influence zone codes in Operations Inventory (OI). Check all boxes that apply. A number can be inserted to
   indicate a priority for overlapping influence zones.

MANAGEMENT OBJECTIVE:
2. What is the Management Objective for this sale?
   Note: Coding is similar to that used in the 1997 Visual Management Checklist. Check the primary reason
   for proposing and conducting the sale, i.e. for timber management, wildlife management, development or
   maintenance of a recreation site, or other.

CERTIFIED LANDS:
3. Is the land within the sale treatment area certified?
   A July 1, 2009 memo from Lynne M. Boyd, Chief, Forest Management Division and Russ Mason, Ph.D.,
   Chief, Wildlife Division to FMD and WLD staff stated: “…In 2008, Director Rebecca A Humphries,
   Michigan DNR, affirmed that lands specified in the original documentation, with the exception of Luce
   County and military lease lands, are and will continue to be in scope as part of the state forest system…In
   terms of forest operations, this means that all lands which currently are inventoried under either the OI
   system or IFMAP system, are identified in a state forest compartment, and go through the compartment
   review process are included in the state forest system…”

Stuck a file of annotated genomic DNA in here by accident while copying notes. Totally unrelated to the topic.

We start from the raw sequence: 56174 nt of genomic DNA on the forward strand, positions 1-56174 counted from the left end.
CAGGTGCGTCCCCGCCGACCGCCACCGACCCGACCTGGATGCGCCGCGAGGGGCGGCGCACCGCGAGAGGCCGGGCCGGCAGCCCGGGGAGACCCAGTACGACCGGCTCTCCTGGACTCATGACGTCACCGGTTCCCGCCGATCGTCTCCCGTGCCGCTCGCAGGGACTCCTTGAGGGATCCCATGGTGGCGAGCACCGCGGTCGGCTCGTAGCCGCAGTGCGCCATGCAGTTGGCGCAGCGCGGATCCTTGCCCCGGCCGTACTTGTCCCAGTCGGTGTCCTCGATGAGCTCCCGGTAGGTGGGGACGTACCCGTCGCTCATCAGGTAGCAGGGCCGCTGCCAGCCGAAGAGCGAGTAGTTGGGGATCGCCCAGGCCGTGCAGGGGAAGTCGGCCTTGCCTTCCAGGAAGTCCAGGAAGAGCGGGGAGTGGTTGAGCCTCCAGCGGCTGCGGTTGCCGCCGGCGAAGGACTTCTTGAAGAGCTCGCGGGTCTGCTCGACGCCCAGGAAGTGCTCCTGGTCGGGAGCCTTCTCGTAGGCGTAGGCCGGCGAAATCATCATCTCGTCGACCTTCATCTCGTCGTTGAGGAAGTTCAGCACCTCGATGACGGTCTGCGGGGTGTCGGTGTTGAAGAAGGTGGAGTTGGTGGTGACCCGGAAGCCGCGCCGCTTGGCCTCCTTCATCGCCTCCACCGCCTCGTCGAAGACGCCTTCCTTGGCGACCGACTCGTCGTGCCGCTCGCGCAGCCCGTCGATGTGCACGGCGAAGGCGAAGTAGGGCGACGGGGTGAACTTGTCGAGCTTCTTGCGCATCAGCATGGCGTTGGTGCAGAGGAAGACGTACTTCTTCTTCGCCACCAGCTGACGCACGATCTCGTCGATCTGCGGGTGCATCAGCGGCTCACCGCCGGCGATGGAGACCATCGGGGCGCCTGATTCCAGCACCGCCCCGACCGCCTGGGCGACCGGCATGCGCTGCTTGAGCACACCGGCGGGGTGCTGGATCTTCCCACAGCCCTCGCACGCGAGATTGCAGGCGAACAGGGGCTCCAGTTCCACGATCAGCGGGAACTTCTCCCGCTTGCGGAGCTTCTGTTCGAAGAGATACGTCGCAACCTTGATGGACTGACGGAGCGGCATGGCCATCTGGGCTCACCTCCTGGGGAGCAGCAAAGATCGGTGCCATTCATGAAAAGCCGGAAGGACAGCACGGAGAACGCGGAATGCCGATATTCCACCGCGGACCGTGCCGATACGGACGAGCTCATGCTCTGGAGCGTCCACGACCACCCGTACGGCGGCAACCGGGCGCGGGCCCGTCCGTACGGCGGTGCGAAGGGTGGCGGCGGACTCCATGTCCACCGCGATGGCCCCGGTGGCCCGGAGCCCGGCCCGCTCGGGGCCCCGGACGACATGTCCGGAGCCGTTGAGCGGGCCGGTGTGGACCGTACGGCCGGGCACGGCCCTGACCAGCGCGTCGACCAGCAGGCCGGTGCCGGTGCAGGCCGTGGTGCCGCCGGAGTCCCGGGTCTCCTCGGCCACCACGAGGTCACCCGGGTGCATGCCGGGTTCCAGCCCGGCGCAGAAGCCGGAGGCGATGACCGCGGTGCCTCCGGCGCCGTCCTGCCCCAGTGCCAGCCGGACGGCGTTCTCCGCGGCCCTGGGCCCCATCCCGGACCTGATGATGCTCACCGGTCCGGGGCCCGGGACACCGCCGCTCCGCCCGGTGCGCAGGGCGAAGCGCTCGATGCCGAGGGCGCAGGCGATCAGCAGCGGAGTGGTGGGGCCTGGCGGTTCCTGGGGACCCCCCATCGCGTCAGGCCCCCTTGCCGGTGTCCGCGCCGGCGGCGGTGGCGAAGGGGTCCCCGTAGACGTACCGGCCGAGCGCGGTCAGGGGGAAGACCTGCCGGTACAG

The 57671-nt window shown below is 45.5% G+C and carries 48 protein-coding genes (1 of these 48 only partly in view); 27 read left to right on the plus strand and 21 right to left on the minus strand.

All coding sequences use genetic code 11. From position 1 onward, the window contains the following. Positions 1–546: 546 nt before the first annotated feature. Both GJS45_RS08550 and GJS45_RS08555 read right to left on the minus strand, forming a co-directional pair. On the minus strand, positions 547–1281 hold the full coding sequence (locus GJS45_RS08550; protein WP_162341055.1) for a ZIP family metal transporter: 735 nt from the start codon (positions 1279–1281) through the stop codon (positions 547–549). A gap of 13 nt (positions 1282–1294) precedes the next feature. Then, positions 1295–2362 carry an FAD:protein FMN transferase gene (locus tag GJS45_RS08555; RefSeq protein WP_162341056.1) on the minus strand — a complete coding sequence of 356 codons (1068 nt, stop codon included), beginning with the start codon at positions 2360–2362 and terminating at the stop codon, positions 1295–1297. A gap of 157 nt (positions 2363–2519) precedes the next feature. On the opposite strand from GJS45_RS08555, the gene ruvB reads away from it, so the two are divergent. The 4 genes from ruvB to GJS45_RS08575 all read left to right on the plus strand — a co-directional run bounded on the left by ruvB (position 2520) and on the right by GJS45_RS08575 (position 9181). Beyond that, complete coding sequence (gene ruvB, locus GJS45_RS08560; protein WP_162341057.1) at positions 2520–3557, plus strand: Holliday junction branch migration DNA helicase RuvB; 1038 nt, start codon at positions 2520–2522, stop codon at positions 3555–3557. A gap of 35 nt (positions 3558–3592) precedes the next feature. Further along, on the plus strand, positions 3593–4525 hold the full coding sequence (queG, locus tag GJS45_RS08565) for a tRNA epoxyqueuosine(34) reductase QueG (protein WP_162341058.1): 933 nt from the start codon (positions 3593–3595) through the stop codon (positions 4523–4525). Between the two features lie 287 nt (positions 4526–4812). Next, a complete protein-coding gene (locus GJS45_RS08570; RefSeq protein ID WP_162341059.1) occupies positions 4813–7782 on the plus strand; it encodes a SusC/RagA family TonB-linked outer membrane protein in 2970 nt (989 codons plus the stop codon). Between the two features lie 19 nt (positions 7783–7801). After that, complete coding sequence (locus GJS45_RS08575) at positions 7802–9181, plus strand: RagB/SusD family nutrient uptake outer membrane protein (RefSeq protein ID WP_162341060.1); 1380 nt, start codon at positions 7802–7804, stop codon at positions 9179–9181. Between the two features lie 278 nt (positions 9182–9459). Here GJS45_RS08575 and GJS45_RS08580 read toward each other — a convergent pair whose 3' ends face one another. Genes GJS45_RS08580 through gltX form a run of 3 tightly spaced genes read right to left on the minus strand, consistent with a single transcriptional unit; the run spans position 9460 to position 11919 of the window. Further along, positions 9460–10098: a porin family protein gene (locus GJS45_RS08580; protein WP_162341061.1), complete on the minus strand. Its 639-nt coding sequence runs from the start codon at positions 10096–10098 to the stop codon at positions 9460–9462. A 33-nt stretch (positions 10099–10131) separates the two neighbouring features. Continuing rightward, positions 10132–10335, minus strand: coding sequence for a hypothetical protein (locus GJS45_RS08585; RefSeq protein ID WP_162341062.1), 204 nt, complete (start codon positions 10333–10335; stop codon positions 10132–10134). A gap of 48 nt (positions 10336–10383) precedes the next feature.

An October 23, 2009 memo from Lynne M. Boyd, Chief, Forest Management Division and Russ Mason,
   Ph.D., Chief, Wildlife Division to FMD and WLD staff stated: “…The attached outlines the current inventory
   list of all lands under the administration and/or management of Wildlife Division and further identifies
   whether or not they are considered to be in scope as part of the state forest system. A general rule of
   thumb for the northern areas identified is that they are considered to be "in scope" if they are currently
   inventoried under either the OI system or IFMAP system, are part of a forest compartment, and go through
   the compartment review process…”

   Note: The following DNRE properties are excluded from scope of forest certification:
       Lands under long-term military lease to the Michigan National Guard.
       Lands leased to Luce County.
       Land under the administration of WLD that is not inventoried under the OI or IFMAP systems, are
           not in a forest compartment, or do not go through compartment review (a list of these properties is
           available from the Forest Certification intranet website).